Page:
It’s been reported that more than 50% of shoppers refuse to spend more than £6 on a bottle of wine. In fact, only seven per cent of us will spend more than £10 on a bottle in a supermarket.
How much we’re willing to spend on a bottle of wine seems to increase along with our age. During our student days, if we had to spend over £3.49 on a bottle of wine we weren’t very happy about it but now, can just about live with spending anything up to £6.
However, according to one expert, we need to be spending just a bit more on our wine in order to get the best value for money. Mark Price, a former boss at Waitrose, has declared that there is a spending sweet spot when it comes to wine and it’s approximately £10.
He explained that lots of the costs that go into producing wine, like taxes, are fixed prices on every bottle of wine, so they don’t go up if the bottle is more expensive. ‘If you buy a bottle of wine for £5 the value of the wine inside that bottle is just under 50p. It’s actually 47p’, he said at his recent book launch.
‘If you buy a bottle of wine for £10 the quality of the wine inside the bottle is just under £3. So for twice as much you effectively get wine that is six times the quality. If you go up to £20 a bottle the quality of the wine is about seven or eight pounds. So it is better, but you’ve effectively doubled up. So if you buy a bottle for about £10 you’ve absolutely hit the sweet spot of quality against cost.’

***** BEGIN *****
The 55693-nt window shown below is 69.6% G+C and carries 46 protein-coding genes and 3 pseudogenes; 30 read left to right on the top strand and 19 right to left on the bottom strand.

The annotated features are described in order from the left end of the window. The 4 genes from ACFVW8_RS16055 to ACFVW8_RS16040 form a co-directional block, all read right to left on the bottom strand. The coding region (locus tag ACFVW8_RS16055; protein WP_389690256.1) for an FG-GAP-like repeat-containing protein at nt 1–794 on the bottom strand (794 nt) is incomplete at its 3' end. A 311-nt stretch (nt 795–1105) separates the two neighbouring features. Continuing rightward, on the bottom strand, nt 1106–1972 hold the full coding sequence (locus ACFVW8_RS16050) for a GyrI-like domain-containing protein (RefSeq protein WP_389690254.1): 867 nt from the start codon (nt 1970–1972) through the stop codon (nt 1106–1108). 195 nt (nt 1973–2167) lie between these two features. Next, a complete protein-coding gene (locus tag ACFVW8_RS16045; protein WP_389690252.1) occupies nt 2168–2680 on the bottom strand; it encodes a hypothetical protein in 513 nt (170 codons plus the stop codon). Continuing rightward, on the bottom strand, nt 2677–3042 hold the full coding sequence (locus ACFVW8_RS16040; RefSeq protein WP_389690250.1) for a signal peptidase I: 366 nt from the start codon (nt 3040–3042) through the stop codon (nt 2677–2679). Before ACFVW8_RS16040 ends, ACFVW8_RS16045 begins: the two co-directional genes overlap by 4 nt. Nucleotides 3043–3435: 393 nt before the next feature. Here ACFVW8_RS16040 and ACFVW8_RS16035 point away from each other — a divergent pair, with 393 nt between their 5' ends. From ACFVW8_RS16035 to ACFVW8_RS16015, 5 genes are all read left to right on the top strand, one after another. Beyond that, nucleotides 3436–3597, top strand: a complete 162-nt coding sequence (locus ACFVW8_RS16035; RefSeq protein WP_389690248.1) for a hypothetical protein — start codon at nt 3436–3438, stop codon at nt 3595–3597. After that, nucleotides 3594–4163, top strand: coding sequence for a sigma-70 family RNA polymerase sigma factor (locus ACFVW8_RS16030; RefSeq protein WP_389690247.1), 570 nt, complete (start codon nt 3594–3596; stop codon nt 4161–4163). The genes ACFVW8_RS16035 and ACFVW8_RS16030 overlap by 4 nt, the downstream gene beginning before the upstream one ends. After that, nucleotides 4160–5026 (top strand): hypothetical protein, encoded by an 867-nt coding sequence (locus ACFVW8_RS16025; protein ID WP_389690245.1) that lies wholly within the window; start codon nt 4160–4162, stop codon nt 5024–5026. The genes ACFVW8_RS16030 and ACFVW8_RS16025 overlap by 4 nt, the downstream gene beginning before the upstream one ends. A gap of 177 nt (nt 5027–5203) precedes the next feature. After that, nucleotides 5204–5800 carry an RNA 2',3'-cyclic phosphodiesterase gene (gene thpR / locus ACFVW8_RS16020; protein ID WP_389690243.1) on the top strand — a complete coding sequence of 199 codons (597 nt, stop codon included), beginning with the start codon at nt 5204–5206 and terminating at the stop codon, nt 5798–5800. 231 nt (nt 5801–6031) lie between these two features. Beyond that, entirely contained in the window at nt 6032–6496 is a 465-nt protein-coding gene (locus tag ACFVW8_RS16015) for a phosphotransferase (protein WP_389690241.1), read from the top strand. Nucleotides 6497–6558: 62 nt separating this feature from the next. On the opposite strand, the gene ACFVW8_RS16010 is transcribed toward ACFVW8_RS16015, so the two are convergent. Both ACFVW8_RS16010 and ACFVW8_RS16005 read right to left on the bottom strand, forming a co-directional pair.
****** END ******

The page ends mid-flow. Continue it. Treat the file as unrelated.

Like other luxury goods, wine and champagne is heavily promoted, and with the big brands, that’s partly what you’re paying for. Is Château Leoville-Poyferré 2003 St. Julien at £185 fourteen times better than Tesco’s Finest Chateauneuf Du Pape, which was recently on offer at £13? Not for most of us, no, even if we could afford it. In other words, wine is worth what you’re willing to pay for it, and not a penny more. A high price tag doesn’t guarantee quality — it can mean popularity or signify a certain location instead. But, there’s also no shame in investing in a wine you’re craving or intrigued by, no matter what the price tag is.
Most of all, though, drink wine to enjoy the taste, however it tastes to you. If over time you find yourself noticing more about the wines you’re drinking, liking a little less some things you used to love and loving some other things you thought you would never drink – well, that’s not a bad thing. But when you do start noticing more in the wines you’re drinking, and noticing that you do often like that slightly more expensive wine a lot better, be careful: noticing the difference can be a delicious, but costly, improvement.